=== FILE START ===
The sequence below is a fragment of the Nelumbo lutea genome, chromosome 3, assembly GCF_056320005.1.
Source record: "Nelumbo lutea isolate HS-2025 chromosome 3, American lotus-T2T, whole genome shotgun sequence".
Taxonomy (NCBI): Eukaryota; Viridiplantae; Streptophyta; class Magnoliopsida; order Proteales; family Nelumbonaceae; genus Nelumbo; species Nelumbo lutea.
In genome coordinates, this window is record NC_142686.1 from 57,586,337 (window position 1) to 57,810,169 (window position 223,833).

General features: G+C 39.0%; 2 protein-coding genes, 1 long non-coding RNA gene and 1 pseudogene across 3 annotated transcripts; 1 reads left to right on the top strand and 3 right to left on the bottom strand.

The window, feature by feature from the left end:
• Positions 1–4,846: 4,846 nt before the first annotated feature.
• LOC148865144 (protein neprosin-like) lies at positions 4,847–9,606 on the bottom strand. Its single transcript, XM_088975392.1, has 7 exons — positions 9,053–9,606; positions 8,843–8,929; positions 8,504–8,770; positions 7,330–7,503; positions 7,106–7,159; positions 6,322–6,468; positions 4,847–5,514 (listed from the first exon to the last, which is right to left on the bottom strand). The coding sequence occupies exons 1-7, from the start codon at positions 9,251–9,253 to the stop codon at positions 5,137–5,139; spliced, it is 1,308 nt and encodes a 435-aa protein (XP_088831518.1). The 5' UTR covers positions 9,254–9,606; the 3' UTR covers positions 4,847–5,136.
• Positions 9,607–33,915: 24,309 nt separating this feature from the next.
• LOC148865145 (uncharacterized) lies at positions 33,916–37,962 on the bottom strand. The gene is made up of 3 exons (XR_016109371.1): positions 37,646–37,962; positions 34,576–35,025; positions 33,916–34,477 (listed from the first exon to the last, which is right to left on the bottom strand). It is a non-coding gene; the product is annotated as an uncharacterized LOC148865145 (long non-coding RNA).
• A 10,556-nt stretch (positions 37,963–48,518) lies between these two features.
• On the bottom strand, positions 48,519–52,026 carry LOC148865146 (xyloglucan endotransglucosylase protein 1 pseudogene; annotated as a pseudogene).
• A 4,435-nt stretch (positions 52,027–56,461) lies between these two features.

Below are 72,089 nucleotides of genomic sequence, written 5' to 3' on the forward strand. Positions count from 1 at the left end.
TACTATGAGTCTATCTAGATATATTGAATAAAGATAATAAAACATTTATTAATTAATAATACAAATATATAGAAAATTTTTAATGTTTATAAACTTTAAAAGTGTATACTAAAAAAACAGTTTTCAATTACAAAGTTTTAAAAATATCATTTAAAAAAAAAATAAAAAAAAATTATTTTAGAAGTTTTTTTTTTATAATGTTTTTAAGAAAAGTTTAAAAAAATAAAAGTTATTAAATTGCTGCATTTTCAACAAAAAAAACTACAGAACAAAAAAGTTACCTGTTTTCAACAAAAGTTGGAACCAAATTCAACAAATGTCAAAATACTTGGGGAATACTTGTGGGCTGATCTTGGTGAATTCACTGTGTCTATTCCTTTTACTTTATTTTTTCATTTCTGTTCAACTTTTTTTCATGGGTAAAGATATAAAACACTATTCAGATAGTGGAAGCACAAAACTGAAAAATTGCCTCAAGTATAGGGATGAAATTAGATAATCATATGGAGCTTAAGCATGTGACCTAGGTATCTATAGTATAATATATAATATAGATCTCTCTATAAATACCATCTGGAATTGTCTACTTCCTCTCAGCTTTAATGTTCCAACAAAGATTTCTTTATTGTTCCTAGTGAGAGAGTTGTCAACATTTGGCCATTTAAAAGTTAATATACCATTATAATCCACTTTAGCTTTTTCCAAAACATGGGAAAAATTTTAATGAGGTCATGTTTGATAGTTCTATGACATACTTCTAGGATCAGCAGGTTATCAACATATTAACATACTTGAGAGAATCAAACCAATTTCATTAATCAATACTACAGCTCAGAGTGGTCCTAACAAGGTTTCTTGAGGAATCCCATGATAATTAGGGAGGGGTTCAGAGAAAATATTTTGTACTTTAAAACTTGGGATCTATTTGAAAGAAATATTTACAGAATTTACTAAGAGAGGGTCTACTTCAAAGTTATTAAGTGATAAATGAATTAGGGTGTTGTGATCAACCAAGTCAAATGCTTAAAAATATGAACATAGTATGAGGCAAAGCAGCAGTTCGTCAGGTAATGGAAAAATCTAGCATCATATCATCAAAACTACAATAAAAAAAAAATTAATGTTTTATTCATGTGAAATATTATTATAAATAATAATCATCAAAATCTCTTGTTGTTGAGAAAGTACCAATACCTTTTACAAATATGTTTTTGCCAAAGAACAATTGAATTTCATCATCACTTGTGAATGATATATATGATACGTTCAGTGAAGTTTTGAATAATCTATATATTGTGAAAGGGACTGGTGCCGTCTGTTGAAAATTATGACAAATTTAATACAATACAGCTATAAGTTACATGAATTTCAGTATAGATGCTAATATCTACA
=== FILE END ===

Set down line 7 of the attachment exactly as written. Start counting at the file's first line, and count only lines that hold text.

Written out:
• Positions 1–4,846: 4,846 nt before the first annotated feature.